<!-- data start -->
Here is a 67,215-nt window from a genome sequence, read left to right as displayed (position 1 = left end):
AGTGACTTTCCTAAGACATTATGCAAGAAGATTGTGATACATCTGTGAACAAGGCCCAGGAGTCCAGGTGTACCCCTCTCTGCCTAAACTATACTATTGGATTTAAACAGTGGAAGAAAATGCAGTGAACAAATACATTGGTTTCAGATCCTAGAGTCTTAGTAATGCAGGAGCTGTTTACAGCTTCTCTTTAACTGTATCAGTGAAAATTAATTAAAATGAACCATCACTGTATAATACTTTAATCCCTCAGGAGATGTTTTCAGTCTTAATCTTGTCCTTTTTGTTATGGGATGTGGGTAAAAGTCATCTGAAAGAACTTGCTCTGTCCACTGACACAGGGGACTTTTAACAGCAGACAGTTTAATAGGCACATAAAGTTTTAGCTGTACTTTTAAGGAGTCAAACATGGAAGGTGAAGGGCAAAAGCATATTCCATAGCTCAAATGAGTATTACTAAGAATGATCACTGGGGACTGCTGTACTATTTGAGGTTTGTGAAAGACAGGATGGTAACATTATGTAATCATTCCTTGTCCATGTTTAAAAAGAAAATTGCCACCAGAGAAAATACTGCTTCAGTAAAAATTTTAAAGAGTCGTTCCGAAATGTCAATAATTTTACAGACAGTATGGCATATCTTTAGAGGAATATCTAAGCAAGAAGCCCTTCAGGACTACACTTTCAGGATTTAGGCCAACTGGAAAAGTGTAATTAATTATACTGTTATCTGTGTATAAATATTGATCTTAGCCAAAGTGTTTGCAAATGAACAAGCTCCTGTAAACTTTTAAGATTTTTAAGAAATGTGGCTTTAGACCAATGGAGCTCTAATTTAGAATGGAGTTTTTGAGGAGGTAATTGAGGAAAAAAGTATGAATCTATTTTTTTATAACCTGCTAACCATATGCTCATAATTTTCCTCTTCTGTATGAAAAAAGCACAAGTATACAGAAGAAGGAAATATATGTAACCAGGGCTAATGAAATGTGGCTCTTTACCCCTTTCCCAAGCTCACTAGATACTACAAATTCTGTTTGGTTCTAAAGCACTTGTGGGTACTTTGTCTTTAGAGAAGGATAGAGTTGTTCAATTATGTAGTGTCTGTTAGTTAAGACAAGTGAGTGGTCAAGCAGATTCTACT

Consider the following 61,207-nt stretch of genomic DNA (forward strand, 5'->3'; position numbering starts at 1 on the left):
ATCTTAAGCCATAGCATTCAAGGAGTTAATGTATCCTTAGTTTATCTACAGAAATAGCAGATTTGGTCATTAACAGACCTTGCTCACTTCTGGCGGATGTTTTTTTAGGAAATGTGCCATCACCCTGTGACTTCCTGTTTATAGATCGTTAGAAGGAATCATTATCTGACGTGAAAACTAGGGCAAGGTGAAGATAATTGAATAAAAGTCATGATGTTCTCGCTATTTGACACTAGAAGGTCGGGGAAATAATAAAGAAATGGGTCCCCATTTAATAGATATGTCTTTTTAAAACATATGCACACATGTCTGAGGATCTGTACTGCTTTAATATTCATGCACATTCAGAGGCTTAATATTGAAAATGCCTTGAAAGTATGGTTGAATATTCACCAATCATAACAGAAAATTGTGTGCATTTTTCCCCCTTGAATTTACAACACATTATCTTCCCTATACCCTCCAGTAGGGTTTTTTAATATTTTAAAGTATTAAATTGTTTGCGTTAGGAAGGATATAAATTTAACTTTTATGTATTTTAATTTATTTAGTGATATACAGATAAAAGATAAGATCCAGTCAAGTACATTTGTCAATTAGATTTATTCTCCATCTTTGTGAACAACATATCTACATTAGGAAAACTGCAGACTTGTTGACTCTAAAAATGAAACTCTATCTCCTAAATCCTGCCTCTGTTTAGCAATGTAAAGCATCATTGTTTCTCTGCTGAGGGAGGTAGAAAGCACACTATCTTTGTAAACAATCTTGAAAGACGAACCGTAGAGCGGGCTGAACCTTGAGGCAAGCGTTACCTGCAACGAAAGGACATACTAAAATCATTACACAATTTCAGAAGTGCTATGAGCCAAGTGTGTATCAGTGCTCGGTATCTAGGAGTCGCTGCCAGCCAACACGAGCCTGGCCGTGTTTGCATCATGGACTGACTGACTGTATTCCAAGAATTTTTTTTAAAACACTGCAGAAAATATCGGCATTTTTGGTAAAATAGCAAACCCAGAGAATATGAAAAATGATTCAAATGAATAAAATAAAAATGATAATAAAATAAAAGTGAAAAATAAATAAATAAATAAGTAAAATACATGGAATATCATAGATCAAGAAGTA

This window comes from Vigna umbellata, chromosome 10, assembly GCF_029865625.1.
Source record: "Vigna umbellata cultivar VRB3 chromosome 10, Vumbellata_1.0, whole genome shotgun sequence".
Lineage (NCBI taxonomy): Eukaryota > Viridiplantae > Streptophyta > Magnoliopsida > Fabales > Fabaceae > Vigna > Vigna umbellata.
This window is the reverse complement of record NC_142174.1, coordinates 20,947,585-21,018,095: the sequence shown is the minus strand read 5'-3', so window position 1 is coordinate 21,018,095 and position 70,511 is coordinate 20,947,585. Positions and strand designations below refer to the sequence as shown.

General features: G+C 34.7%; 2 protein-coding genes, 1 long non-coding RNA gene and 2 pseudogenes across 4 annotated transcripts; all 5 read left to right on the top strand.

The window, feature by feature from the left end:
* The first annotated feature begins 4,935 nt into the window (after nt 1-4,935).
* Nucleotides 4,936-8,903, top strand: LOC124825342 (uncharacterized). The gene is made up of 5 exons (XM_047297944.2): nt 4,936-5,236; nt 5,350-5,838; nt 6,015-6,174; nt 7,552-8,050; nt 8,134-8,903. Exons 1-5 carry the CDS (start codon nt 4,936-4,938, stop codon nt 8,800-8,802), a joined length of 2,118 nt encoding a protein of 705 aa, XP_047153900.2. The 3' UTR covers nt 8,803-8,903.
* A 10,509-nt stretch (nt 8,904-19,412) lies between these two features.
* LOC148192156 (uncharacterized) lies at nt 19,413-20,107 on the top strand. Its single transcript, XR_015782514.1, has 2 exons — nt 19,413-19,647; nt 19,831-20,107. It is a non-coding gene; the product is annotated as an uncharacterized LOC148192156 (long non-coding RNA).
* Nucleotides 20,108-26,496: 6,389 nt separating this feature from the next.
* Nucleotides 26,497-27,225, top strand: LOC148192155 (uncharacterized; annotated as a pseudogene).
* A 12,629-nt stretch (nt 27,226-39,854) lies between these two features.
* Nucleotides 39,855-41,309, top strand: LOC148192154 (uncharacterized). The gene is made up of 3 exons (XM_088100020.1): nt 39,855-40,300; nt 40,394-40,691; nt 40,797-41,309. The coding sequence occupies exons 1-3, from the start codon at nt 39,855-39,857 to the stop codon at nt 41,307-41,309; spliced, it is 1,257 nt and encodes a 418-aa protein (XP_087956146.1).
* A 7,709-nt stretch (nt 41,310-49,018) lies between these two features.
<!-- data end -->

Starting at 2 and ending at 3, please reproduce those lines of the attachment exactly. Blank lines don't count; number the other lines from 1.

AGTGACTTTCCTAAGACATTATGCAAGAAGATTGTGATACATCTGTGAACAAGGCCCAGGAGTCCAGGTGTACCCCTCTCTGCCTAAACTATACTATTGGATTTAAACAGTGGAAGAAAATGCAGTGAACAAATACATTGGTTTCAGATCCTAGAGTCTTAGTAATGCAGGAGCTGTTTACAGCTTCTCTTTAACTGTATCAGTGAAAATTAATTAAAATGAACCATCACTGTATAATACTTTAATCCCTCAGGAGATGTTTTCAGTCTTAATCTTGTCCTTTTTGTTATGGGATGTGGGTAAAAGTCATCTGAAAGAACTTGCTCTGTCCACTGACACAGGGGACTTTTAACAGCAGACAGTTTAATAGGCACATAAAGTTTTAGCTGTACTTTTAAGGAGTCAAACATGGAAGGTGAAGGGCAAAAGCATATTCCATAGCTCAAATGAGTATTACTAAGAATGATCACTGGGGACTGCTGTACTATTTGAGGTTTGTGAAAGACAGGATGGTAACATTATGTAATCATTCCTTGTCCATGTTTAAAAAGAAAATTGCCACCAGAGAAAATACTGCTTCAGTAAAAATTTTAAAGAGTCGTTCCGAAATGTCAATAATTTTACAGACAGTATGGCATATCTTTAGAGGAATATCTAAGCAAGAAGCCCTTCAGGACTACACTTTCAGGATTTAGGCCAACTGGAAAAGTGTAATTAATTATACTGTTATCTGTGTATAAATATTGATCTTAGCCAAAGTGTTTGCAAATGAACAAGCTCCTGTAAACTTTTAAGATTTTTAAGAAATGTGGCTTTAGACCAATGGAGCTCTAATTTAGAATGGAGTTTTTGAGGAGGTAATTGAGGAAAAAAGTATGAATCTATTTTTTTATAACCTGCTAACCATATGCTCATAATTTTCCTCTTCTGTATGAAAAAAGCACAAGTATACAGAAGAAGGAAATATATGTAACCAGGGCTAATGAAATGTGGCTCTTTACCCCTTTCCCAAGCTCACTAGATACTACAAATTCTGTTTGGTTCTAAAGCACTTGTGGGTACTTTGTCTTTAGAGAAGGATAGAGTTGTTCAATTATGTAGTGTCTGTTAGTTAAGACAAGTGAGTGGTCAAGCAGATTCTACT

Consider the following 61,207-nt stretch of genomic DNA (forward strand, 5'->3'; position numbering starts at 1 on the left):